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Re: Trail shoes

Postby sparky » Mon May 14, 2012 3:00 pm

I have had good luck with my merril ventilators. On my third pair of them in as many years. Not bad because I get out a lot and wear them to work a lot. One pair will last you a JMT trip, they are light and fit my foot really well.
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Re: Trail shoes

Postby Wandering Daisy » Mon May 14, 2012 6:12 pm

Merrils seem to fit a lot of feet. We have a Merril outlet here (Folsom, CA) and there is a better selection just among the Merrils than all the shoes at REI. I have never been very pleased with the selection at REI. I use "Superfeet" insoles instead of the insoles that come wtih Merrils. The superfeet insoles are a lot sturdier and last a long time. They are expensive (about $30) and I replace them every year. My husband loves Keens. Keens are wide and I have a very narrow heel so have yet to find a pari of Keens that fit. The best shoes I had were Merril Radlands Low, but of course, they no longer make them. In the "big picture" the JMT at a bit over 200 miles, is really not a very long trail (compared to the PCT). I would think most shoes would do fine. Fit is the most important thing.
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Re: Trail shoes

Postby LMBSGV » Mon May 14, 2012 9:28 pm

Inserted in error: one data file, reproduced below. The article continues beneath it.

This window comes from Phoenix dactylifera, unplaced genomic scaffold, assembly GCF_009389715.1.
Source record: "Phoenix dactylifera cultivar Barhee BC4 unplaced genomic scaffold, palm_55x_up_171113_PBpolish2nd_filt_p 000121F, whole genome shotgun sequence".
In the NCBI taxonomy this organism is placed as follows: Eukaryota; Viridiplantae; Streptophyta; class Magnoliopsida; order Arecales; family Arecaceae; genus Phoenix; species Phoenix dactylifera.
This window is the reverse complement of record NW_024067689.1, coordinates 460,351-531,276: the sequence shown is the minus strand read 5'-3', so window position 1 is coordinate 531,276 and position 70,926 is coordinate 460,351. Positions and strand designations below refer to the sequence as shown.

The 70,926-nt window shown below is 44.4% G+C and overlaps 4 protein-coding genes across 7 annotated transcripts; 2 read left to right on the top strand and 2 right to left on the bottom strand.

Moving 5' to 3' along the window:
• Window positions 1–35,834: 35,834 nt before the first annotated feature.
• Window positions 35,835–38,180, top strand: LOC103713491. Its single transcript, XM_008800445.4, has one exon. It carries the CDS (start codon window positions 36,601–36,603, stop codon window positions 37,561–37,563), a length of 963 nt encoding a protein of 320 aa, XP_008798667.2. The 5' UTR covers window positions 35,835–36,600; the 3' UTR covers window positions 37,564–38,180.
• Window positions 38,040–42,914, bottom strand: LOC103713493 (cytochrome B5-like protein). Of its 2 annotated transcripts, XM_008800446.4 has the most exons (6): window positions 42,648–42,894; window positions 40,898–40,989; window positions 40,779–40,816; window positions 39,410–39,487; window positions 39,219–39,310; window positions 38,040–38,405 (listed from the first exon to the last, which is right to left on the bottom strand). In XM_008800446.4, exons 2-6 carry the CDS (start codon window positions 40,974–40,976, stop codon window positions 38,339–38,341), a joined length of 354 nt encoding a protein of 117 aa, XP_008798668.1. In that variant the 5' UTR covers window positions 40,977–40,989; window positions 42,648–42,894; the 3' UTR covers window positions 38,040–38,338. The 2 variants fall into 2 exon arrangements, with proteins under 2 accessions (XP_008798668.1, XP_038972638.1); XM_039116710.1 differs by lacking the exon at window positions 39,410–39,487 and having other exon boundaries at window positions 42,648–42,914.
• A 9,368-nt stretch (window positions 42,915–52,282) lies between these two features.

Another fan of Merrill ventilators. I've used them for many years - each pair seems to last two years and that includes everything from every day walking around, all my trail hiking in the SF Bay area, and trails in the Sierra. I don't use them for off-trail hiking, but for everything and anything else except on those occasions when hiking shoes are a no-no, that's what I wear.
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Re: Trail shoes

Postby quentinc » Thu May 17, 2012 6:01 pm

I've been using the Patagonia Drifters that Mav recommends and am very happy with them. I have always had problems with my knees and feet, but much less so since ditching regular boots and going with trail shoes. I use Spenco arch inserts, which are way better than Superfeet if arch support is your problem (Superfeet does some other things that Spenco doesn't, so it all depends on your feet).
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Re: Trail shoes

Postby AlmostThere » Thu May 17, 2012 9:35 pm

Superfeet blues and Trekstas are my magic formula. I've worn out my first pair in a year (600+ miles) of the Trekstas and long since replaces the insoles. I'm about to get another pair of the same shoes, maybe in mid-height this time. 90% of my hiking is done in the Sierra.

18 miles is do-able. :thumbsup:
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Re: Trail shoes

Postby freestone » Fri May 18, 2012 9:44 pm

I have jumped onto the trail shoe bandwagon for all the same reasons as everyone else, so no need to rehash that. I go for more leather (or leather substitute) and less mesh to get better lateral support on rocky, stumpy, trail and off trail talus and scree. Currently, I am wearing the Patagpnia Scree or the Zamberland Braise depending on the mood. Be prepared to stop often and empty out the trail debris that falls into the shoe, or wear gaiters.

Speaking of bandwagons, I never got onto the trekking pole wave, but I did give it a try because I do have a history of enjoying cross country and downhill skiing. For me, after 5 miles, it became just another weight liability. I ended up losing one of them and the survivor morphed into a very respectable and adjustable walking stick. Be prepared to lose tips on steep inclines that have lots of talus and scree.